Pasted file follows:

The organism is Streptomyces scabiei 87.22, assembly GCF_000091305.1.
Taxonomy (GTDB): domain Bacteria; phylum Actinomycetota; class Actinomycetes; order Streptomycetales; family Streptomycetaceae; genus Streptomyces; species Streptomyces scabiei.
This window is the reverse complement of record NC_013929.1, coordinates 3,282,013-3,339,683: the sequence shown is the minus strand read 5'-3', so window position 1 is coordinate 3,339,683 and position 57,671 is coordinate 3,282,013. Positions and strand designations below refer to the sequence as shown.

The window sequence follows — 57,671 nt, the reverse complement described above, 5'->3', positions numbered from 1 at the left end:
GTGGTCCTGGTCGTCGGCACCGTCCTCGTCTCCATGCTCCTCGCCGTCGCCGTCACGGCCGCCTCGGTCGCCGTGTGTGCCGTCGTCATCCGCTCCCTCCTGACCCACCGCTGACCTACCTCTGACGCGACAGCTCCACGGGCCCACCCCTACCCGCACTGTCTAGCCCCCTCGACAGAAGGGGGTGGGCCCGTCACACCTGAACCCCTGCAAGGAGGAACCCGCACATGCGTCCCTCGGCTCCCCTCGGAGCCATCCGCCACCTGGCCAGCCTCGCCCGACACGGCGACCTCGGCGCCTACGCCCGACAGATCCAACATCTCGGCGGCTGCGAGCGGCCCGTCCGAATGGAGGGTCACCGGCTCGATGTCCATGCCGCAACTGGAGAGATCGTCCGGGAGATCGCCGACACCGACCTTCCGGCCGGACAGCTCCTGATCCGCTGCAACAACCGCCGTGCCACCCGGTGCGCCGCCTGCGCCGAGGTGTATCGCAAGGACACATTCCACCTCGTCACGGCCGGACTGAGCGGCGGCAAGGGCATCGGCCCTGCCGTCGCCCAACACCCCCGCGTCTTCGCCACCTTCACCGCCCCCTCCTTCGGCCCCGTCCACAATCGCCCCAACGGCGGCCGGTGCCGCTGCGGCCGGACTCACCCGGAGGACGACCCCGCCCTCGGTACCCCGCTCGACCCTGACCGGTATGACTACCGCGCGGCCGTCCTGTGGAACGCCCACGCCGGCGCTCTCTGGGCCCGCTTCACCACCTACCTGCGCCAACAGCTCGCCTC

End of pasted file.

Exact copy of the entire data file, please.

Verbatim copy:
The organism is Streptomyces scabiei 87.22, assembly GCF_000091305.1.
Taxonomy (GTDB): domain Bacteria; phylum Actinomycetota; class Actinomycetes; order Streptomycetales; family Streptomycetaceae; genus Streptomyces; species Streptomyces scabiei.
This window is the reverse complement of record NC_013929.1, coordinates 3,282,013-3,339,683: the sequence shown is the minus strand read 5'-3', so window position 1 is coordinate 3,339,683 and position 57,671 is coordinate 3,282,013. Positions and strand designations below refer to the sequence as shown.

The window sequence follows — 57,671 nt, the reverse complement described above, 5'->3', positions numbered from 1 at the left end:
GTGGTCCTGGTCGTCGGCACCGTCCTCGTCTCCATGCTCCTCGCCGTCGCCGTCACGGCCGCCTCGGTCGCCGTGTGTGCCGTCGTCATCCGCTCCCTCCTGACCCACCGCTGACCTACCTCTGACGCGACAGCTCCACGGGCCCACCCCTACCCGCACTGTCTAGCCCCCTCGACAGAAGGGGGTGGGCCCGTCACACCTGAACCCCTGCAAGGAGGAACCCGCACATGCGTCCCTCGGCTCCCCTCGGAGCCATCCGCCACCTGGCCAGCCTCGCCCGACACGGCGACCTCGGCGCCTACGCCCGACAGATCCAACATCTCGGCGGCTGCGAGCGGCCCGTCCGAATGGAGGGTCACCGGCTCGATGTCCATGCCGCAACTGGAGAGATCGTCCGGGAGATCGCCGACACCGACCTTCCGGCCGGACAGCTCCTGATCCGCTGCAACAACCGCCGTGCCACCCGGTGCGCCGCCTGCGCCGAGGTGTATCGCAAGGACACATTCCACCTCGTCACGGCCGGACTGAGCGGCGGCAAGGGCATCGGCCCTGCCGTCGCCCAACACCCCCGCGTCTTCGCCACCTTCACCGCCCCCTCCTTCGGCCCCGTCCACAATCGCCCCAACGGCGGCCGGTGCCGCTGCGGCCGGACTCACCCGGAGGACGACCCCGCCCTCGGTACCCCGCTCGACCCTGACCGGTATGACTACCGCGCGGCCGTCCTGTGGAACGCCCACGCCGGCGCTCTCTGGGCCCGCTTCACCACCTACCTGCGCCAACAGCTCGCCTC